Please note that the dates for these tours may vary from the guide below. No tours will be offered until international borders are open.
This was our last day of the Military History tour. We set out from Bloemfontein at 0800 and headed for the site of Grootvallier farm, near the Vet River, not far from Winberg where Ron's father took part in a charge that killed five Boers and captured eleven. Near Winberg we also passed a major Voortrekker Monument.
Our next stop was the Sand River, site of an attack on 7 May 1900 where David's great uncle Adam McAllister took part in an opposed river crossing that resulted in him received a gunshot wound to the leg. A wound that would eventually see him invalided home.
Our next stop was Kroonstad where we were able to spend some time in the British War Cemetery, the only one, apart from the smaller one below where we found original metal crosses. There are many Australian graves there.
From the cemetery we drove into town and marvelled at the beautiful Church, duly protected by a strong metal fence, and the unprotected Town Hall and information centre. Sadly the hall is showing signs of decay, and vandalisation on the outside; inside it is not so bad and is being renovated.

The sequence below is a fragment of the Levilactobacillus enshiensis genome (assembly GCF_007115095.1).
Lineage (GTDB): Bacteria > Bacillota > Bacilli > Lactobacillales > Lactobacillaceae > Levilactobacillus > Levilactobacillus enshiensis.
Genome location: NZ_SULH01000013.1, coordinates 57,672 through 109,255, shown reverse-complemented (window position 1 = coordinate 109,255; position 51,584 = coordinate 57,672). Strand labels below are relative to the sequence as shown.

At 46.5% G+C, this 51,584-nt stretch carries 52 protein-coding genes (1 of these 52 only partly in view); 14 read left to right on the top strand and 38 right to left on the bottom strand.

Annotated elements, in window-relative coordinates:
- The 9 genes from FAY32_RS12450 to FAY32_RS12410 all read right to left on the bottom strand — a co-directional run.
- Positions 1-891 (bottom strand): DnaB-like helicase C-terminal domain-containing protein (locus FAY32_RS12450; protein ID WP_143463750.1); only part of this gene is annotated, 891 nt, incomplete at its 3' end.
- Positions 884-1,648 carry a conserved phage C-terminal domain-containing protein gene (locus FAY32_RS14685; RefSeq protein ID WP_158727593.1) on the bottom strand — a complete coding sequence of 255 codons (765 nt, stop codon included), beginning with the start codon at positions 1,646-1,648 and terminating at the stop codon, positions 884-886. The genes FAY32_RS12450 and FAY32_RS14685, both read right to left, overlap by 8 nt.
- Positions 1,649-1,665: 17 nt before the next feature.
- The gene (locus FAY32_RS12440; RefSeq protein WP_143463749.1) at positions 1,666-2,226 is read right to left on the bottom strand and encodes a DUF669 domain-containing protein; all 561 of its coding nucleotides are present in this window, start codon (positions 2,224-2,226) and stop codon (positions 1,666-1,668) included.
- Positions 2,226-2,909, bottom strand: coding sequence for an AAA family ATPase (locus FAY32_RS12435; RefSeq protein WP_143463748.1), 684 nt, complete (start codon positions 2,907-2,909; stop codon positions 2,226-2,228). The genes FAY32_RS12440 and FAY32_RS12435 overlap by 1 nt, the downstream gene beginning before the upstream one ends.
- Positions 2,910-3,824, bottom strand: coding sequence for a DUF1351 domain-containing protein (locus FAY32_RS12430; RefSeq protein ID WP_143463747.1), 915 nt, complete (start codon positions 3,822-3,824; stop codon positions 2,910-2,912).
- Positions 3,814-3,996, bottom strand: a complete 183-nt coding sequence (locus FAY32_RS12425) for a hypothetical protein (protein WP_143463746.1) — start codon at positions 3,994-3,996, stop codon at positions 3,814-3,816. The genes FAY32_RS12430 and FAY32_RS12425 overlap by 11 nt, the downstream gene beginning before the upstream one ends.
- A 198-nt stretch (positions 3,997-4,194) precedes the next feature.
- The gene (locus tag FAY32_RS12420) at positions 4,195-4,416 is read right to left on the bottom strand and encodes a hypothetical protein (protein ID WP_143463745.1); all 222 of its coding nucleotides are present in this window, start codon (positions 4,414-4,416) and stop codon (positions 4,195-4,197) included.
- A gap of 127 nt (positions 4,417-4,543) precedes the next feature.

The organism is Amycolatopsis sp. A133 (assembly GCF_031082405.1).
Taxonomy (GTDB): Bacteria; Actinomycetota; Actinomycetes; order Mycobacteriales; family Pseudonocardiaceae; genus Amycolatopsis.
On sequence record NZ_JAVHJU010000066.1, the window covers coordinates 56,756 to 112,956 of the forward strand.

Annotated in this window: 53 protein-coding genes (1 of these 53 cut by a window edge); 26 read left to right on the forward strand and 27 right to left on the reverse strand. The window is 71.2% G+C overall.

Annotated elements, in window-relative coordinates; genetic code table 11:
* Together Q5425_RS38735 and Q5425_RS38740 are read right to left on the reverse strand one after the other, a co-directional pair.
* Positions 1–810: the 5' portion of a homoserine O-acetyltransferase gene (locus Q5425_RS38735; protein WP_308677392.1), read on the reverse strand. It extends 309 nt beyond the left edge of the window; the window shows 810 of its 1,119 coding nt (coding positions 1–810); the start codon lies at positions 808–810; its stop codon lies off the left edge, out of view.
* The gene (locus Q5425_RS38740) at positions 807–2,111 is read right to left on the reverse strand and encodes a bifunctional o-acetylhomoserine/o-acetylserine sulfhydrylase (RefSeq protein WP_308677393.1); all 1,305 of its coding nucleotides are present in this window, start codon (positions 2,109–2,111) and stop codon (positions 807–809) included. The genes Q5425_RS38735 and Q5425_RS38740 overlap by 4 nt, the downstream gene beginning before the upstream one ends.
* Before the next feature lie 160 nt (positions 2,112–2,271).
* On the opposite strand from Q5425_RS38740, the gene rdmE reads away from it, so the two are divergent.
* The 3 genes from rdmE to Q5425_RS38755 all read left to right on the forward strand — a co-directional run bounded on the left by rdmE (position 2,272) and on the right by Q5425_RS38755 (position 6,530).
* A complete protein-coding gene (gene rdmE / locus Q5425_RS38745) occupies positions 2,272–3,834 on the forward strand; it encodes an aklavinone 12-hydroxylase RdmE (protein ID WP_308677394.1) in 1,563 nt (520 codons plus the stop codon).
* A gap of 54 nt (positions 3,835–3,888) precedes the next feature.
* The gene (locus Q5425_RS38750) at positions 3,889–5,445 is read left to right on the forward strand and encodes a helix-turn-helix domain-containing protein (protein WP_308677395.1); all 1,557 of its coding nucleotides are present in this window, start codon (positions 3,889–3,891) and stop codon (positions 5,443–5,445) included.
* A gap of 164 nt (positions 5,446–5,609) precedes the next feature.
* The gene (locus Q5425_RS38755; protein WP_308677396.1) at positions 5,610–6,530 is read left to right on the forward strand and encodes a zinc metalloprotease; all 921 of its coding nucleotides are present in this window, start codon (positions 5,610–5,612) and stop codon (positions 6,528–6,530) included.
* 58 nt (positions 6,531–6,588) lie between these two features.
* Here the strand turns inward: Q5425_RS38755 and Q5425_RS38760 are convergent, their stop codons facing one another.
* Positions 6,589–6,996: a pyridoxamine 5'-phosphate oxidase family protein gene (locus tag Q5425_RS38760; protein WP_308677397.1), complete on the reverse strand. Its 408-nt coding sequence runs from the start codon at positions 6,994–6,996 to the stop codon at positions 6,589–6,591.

At the Town Hall we met local Dries Otto who took us to the Concentration Camp Cemetery. Dries is one of seven locals who maintain this link with the past, raising money and giving up their time to maintain this link with a dark past for future generations. This Cemetery is particularly moving, the size reflecting the scope of the tragedy it commemorates. The condition of the stone slate and marble is a tribute to Dries and his committee.
A value add was a visit to the Kroonstad Museum. It is officially closed, preparing for a move to the Town Hall when its renovation is complete. It was opened as a favour to our group and proved to have a worthy collection of artefacts and a clear display of the history of the area. Future visits to the Town Hall will prove interesting where it can be displayed in all its glory.
Our last stop was to the small British cemetery in a park near the outskirts of Kroonstad. John H noted there were fewer crosses than there had been in the past; Dries confirmed that there had been some theft of these relics of the past that can fetch a pretty penny on the scrap metal market.
Then a long drive to our hotel at Johannesburg Airport and a fond good bye to Pieter who contributed so much to our South African experience. Tomorrow we go our separate ways. Roland and Ron will accompany John H to the Kruger National Park; David and Sid will fly home; John L will be off to find more treasure in South Africa.